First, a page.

Each year, Climate Week NYC is a key moment for leaders from business, government, civil society and more to come together, take stock of the global fight against climate change and unveil new commitments to spur action. In 2020, the event took on heightened significance as the COVID-19 pandemic forced other major climate conferences — most ...

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Each year, Climate Week NYC is a key moment for leaders from business, government, civil society and more to come together, take stock of the global fight against climate change and unveil new commitments to spur action. In 2020, the event took on heightened significance as the COVID-19 pandemic forced other major climate conferences — most notably the annual UN climate convention, COP26 — to be cancelled or postponed.

Our corporate sustainability team at VOX has been helping companies navigate this annual event for many years. We congratulate several VOX clients that made big announcements and discussed their environmental work this year, including AT&T, Bank of America, Trane Technologies and Walmart. Here are our key takeaways from the event:

Virtual Format: A Blessing and a Curse

In 2020, the biggest change compared to previous Climate Weeks was the first-ever virtual format. It came with a number of advantages. For one, it allowed more senior leaders to attend because a virtual speaking engagement is much easier to fit into a busy leader’s schedule than a trip to New York City. This year’s event included luminaries like HRH Prince Charles, Walmart CEO Doug McMillon, Unilever CEO Alan Jope, Nestlé CEO Mark Schneider and Alok Sharma, president of COP26, among others. Importantly, the new format also dramatically cut the greenhouse gas emissions footprint of the event — and that’s ultimately what Climate Week is all about.

While these are important benefits, something less tangible was lost. Time and again, we’ve watched business leaders attend Climate Week and be inspired by the conversations they have as part of the official schedule and especially during the many unscheduled interactions that are part of every conference. A virtual Climate Week does make it harder to have those conversations.

Companies Are Committed to Action as Expectations Continue to Rise

Despite the highly competitive media environment, Climate Week once again proved to be a premier occasion for announcing new sustainability efforts. From AT&T and Walmart committing to carbon neutrality for their operations to Google aiming for 24/7 carbon-free energy to Amazon expanding its Climate Pledge, some of the world’s biggest companies used the event to step up their climate action. While businesses can — and should — still get credit for setting environmental sustainability goals, it’s worth noting that the expectations for such goals keep rising. For emissions reduction targets, for example, including supplier and/or customer (i.e., Scope 3) emissions, getting goals validated by the Science Based Targets initiative and using carbon offsets as a last resort or not at all are quickly becoming standard practices. Companies need to be prepared for tough questions from media and other stakeholders if they announce initiatives that don’t include these features.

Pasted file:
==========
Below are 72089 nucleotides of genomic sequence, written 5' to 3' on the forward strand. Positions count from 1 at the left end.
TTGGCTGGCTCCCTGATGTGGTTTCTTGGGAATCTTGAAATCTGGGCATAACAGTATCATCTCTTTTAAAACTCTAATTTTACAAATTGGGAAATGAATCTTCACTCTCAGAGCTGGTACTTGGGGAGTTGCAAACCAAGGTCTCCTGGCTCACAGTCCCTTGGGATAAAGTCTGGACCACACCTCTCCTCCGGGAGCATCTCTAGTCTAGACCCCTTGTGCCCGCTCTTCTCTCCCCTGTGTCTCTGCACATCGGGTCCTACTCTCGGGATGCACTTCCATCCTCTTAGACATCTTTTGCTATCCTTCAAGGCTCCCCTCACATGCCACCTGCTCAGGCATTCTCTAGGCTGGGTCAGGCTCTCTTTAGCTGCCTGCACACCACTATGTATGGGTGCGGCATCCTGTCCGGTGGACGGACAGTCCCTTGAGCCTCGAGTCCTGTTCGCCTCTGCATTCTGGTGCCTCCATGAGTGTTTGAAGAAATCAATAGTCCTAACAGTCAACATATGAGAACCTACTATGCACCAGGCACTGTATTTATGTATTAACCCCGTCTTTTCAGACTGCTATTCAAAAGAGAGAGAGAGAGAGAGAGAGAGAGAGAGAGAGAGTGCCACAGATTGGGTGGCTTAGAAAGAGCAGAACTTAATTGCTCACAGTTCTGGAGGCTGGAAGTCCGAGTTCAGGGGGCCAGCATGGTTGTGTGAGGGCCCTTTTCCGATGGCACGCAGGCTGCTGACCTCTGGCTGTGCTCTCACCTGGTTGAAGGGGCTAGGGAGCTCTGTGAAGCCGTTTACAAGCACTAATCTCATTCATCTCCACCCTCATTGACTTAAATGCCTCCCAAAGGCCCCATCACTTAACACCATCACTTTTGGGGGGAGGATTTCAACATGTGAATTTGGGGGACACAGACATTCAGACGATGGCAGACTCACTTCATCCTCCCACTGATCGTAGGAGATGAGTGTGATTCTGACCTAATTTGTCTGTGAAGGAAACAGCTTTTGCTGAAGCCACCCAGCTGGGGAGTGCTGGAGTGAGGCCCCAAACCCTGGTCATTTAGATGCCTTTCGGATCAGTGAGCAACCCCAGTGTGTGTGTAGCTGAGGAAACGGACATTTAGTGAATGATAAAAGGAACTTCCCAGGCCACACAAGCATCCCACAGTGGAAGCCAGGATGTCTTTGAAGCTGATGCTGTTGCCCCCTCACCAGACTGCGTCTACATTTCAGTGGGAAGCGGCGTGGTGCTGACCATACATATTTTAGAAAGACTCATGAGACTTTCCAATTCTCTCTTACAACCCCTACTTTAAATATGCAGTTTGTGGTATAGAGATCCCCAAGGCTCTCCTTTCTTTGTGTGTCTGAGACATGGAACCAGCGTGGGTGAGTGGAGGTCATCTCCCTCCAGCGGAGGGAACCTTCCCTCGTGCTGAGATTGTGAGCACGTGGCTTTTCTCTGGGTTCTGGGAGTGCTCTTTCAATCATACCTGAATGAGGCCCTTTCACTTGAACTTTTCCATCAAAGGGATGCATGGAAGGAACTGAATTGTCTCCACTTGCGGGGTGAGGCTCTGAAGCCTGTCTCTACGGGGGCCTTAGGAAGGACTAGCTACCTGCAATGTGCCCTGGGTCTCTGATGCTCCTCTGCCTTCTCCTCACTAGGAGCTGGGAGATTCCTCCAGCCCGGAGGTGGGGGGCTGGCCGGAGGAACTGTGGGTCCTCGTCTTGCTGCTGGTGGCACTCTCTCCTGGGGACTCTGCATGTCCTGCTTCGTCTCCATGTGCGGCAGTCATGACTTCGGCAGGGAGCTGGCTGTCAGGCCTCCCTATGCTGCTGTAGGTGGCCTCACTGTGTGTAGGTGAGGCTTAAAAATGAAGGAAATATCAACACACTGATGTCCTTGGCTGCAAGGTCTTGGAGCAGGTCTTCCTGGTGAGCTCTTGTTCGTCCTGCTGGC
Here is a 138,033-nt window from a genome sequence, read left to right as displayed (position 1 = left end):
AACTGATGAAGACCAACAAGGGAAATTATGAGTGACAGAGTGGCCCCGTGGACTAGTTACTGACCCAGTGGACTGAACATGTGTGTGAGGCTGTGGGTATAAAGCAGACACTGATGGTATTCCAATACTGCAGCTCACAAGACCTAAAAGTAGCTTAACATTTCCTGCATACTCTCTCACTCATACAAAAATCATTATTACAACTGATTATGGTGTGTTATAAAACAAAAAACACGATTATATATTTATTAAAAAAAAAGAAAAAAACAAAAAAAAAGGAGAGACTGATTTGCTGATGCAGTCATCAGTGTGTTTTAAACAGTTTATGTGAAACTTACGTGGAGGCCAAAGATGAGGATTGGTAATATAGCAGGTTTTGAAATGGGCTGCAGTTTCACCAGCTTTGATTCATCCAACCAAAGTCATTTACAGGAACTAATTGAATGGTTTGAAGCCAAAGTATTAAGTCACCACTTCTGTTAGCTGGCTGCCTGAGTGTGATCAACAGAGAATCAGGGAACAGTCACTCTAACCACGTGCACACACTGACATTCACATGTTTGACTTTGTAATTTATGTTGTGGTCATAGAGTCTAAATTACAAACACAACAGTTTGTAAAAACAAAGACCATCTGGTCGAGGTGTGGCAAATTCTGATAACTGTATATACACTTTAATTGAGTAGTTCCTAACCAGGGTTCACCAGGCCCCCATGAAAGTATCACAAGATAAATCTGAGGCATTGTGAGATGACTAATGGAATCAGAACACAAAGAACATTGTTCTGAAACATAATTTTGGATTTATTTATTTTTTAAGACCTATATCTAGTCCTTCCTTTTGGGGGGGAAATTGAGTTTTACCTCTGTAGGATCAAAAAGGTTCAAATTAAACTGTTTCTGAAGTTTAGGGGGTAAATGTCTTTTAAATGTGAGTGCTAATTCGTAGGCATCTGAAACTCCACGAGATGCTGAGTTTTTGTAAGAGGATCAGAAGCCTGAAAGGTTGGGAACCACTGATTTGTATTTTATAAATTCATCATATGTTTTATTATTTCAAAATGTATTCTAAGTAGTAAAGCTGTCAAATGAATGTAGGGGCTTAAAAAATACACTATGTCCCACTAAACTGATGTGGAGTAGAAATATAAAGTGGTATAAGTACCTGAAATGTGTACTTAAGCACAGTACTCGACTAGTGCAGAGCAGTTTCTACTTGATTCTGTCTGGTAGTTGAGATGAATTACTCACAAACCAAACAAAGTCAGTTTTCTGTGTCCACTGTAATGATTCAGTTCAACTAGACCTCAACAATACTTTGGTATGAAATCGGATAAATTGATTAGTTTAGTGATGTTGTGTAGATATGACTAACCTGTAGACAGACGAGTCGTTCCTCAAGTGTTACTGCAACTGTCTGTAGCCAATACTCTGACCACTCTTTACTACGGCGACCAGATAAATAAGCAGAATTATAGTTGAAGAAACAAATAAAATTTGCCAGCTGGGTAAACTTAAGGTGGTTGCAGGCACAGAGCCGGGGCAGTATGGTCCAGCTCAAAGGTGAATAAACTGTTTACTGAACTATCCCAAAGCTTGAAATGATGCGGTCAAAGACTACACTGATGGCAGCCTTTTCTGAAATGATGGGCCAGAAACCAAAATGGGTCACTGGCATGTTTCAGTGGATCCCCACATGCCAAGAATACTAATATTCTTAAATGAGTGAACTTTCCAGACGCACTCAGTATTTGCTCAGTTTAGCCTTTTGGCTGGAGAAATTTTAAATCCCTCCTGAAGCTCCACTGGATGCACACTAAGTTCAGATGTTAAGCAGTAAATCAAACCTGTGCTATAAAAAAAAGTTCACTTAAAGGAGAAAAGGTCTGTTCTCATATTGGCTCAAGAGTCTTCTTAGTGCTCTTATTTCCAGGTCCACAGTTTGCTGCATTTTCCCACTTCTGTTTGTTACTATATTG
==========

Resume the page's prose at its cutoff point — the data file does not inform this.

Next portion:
The Importance of CEO Engagement

Another best practice on display at this year’s Climate Week was CEO engagement. Across events, earned media appearances and owned channels like blog posts and videos, chief executives from Bank of America, Google, Nestlé, Unilever, Walmart and more touted their firms’ past achievements and future goals. Historically, corporate responsibility work was often seen as separate from a company’s core objectives. Today, CSR efforts are increasingly linked to business goals. Having the CEO announce and continually highlight major sustainability initiatives helps demonstrate that they are a priority for the company and key to its long-term success.

Transitioning from Pledges to Action

While Climate Week 2020 was undoubtedly a success for the companies that participated and used the event as a platform to roll out new commitments, we are starting to see what one reporter called “pledge fatigue.” Any credible corporate effort to tackle climate change should start with clearly defined, ambitious and public goals that create accountability. At the same time, it’s important to act on and make progress against those goals, rather than keep rolling out ever new pledges. This is, of course, the hard part of tackling climate change, but it’s also the part that truly matters for the long-term prosperity of businesses and communities around the world.

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Each year, Climate Week NYC is a key moment for leaders from business, government, civil society and more to come together, take stock of the global fight against climate change and unveil new commitments to spur action. In 2020, the event took on heightened significance as the COVID-19 pandemic forced other major climate conferences — most ...

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